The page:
• (a) a first plurality of cards defining a plurality of slots therebetween for radiating electromagnetic energy therefrom, each card having a conductive material layer formed at least one side of a dielectric material element, the conductive material layer on at least one side of each card in said first plurality of cards forming a plano-convex Rotman lens with a plurality of parallel conductors emanating therefrom;
    • (b) a second plurality of cards arranged with edges aligned orthogonally to the dielectric material elements in the first plurality of cards, the second plurality of cards having conductive material formed at least one side of a dielectric element, the conductive material on at least one side of each dielectric element of the second plurality of cards forming a convex-convex Rotman lens with a plurality of parallel conductors emanating therefrom; and
    • (c) the plurality of parallel conductors emanating from the plano-convex Rotman lens on a given card in first plurality of cards mating with one of the parallel conductors emanating from each convex-convex Rotman lens in the second plurality of cards.

In yet another aspect the presently disclosed technology relates to a method of making an antenna element comprising:

    • a) etching a Rotman lens into each of a plurality of printed circuit boards, the etched Rotman lenses each having a plano-convex configuration with a planar edge of each etched Rotman lens being disposed adjacent and parallel to an edge of each of the printed circuit boards;
    • b) stacking the Rotman lens etched printed circuit boards in a stack with the planar edges of the etched Rotman lenses being adjacent a common edge of the resulting stack of Rotman lens etched printed circuit boards so that the planar edges of the etched Rotman lenses define a plurality of antenna slots; and
    • c) resistively coupling the planar edges of the etched Rotman lenses to adjacently disposed planar edges of neighboring etched Rotman lenses at distal ends of the antenna slots.

In another aspect the presently disclosed technology relates to a plano-convex Rotman tens.

In still yet another aspect the presently disclosed technology relates to a double convex Rotman lens wherein the Rotman lens has a substrate with an effective dielectric constant, the effective dielectric constant of said substrate varying in a region immediately adjacent at least one end of the Rotman lens.

BRIEF DESCRIPTION OF THE DRAWINGS

FIGS. 1 a and 1 b depict the basic concept of a stacked plano-convex Rotman lens with the planar end being arranged as a series of slot antennas, the view of FIG. 1 a being an edge-wise view and the view of FIG. 1 b being rotated by 90 to show the shape of the Rotman lens;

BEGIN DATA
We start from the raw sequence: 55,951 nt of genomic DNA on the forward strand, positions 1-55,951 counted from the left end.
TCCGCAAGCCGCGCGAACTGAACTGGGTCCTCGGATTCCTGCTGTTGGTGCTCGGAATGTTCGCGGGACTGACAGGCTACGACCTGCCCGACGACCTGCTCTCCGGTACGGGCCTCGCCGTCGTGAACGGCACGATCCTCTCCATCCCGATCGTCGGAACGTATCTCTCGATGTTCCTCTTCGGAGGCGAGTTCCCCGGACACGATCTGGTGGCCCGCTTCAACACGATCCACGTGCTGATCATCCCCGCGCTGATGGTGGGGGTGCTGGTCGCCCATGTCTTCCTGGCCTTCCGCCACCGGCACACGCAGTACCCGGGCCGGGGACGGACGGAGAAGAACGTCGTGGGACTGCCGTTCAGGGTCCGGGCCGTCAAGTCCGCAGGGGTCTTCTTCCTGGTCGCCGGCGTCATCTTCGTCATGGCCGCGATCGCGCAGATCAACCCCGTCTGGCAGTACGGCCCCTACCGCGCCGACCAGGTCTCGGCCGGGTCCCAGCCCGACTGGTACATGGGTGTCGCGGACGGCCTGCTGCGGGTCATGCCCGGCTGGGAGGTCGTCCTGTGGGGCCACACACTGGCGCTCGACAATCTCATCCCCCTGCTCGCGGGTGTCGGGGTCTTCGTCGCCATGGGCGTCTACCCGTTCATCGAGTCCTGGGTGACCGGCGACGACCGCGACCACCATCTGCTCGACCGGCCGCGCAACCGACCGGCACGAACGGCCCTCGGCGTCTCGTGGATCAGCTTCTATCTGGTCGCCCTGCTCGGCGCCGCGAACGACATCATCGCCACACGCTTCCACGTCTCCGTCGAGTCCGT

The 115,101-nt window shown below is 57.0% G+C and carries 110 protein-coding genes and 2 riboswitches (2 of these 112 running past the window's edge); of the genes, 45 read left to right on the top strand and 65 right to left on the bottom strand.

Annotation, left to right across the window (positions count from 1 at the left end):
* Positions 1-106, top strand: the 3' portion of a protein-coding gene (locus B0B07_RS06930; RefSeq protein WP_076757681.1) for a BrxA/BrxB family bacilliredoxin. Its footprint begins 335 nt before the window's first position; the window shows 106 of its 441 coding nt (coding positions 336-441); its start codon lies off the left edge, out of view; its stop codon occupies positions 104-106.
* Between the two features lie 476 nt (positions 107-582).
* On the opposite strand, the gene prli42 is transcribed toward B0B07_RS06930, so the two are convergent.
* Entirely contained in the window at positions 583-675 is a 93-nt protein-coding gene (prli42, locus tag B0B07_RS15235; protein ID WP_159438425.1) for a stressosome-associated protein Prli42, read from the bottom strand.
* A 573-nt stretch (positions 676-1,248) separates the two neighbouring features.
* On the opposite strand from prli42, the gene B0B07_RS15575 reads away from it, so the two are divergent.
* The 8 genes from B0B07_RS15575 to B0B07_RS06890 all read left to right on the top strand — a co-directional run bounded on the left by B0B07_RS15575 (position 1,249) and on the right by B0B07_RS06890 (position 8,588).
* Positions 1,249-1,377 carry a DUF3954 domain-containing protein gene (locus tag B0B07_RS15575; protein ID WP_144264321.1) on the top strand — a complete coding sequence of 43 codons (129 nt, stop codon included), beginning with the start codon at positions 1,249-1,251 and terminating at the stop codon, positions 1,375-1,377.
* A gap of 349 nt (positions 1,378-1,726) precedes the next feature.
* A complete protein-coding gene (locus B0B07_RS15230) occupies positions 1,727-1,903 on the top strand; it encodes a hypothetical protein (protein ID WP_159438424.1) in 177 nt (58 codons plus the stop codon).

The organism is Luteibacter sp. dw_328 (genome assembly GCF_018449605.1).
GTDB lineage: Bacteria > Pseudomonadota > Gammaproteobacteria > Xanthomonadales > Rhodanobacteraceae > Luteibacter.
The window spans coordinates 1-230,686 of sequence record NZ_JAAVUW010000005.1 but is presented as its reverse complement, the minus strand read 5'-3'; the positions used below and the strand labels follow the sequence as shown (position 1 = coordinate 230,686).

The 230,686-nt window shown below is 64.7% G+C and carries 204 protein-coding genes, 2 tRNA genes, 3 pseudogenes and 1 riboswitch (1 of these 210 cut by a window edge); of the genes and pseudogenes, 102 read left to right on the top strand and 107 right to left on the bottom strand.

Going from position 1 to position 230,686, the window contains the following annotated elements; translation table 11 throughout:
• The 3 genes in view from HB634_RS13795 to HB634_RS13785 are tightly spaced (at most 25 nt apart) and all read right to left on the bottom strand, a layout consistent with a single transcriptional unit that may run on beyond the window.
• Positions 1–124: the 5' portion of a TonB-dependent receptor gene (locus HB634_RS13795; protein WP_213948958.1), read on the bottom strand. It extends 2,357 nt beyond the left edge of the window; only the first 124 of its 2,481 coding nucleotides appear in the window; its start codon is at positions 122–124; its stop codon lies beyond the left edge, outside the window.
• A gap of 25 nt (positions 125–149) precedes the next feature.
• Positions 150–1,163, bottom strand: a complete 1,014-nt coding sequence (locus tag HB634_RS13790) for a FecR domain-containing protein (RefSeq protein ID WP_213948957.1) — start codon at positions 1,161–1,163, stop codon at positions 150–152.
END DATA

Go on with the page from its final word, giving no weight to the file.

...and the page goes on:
FIG. 1 c is a detailed edge-wise view of the stacked plano-convex Rotman lens at a corner thereof;

FIGS. 2 a2 c depict the present combined antenna aperture and beam former, in an expanded form (FIG. 2 a) and a folded form (FIGS. 2 b and 2 c), respectively;

FIGS. 3 a3 c depict several approaches for making the plano-convex Rotman lens structure;

FIG. 4 represents how artificial dielectrics can be built as a network of capacitors—since the dielectric constant of a volume of material can be determined by measuring its capacitance, one can embed capacitors inside the material and the effective dielectric constant is determined by the value and arrangement of these capacitors;

FIGS. 5 a5 c demonstrate several techniques for achieving large scan angles.

DETAILED DESCRIPTION

As used herein, the term “long slot” is intended to refer to the slot of a slot-type antenna that is much longer than a wavelength (λ) of the frequency of interest. For example, a slot having a length of 10λ is certainly a long slot.

As used herein, the term “quasi-optical” refers to the use of microwave radio frequency technology to mimic free space optical technology, such as lenses, mirrors, gratings, and the like.

The disclosed antenna may have ultra wide bandwidth (on the order of 100:1) and provides beam switching, yet it can be made much smaller volume-wise than alternative approaches. It achieves this performance by combining a non-resonant antenna aperture with a quasi-optical beam forming network, which provides true time delay across the aperture in two dimensions. Since the beam forming network is based on a lens-like approach, it is able to provide multiple simultaneous beams. Also, since the lens-like structure is preferably built using printed circuit board or other similar technology, it can be folded up into a volume that is much thinner than would otherwise be possible.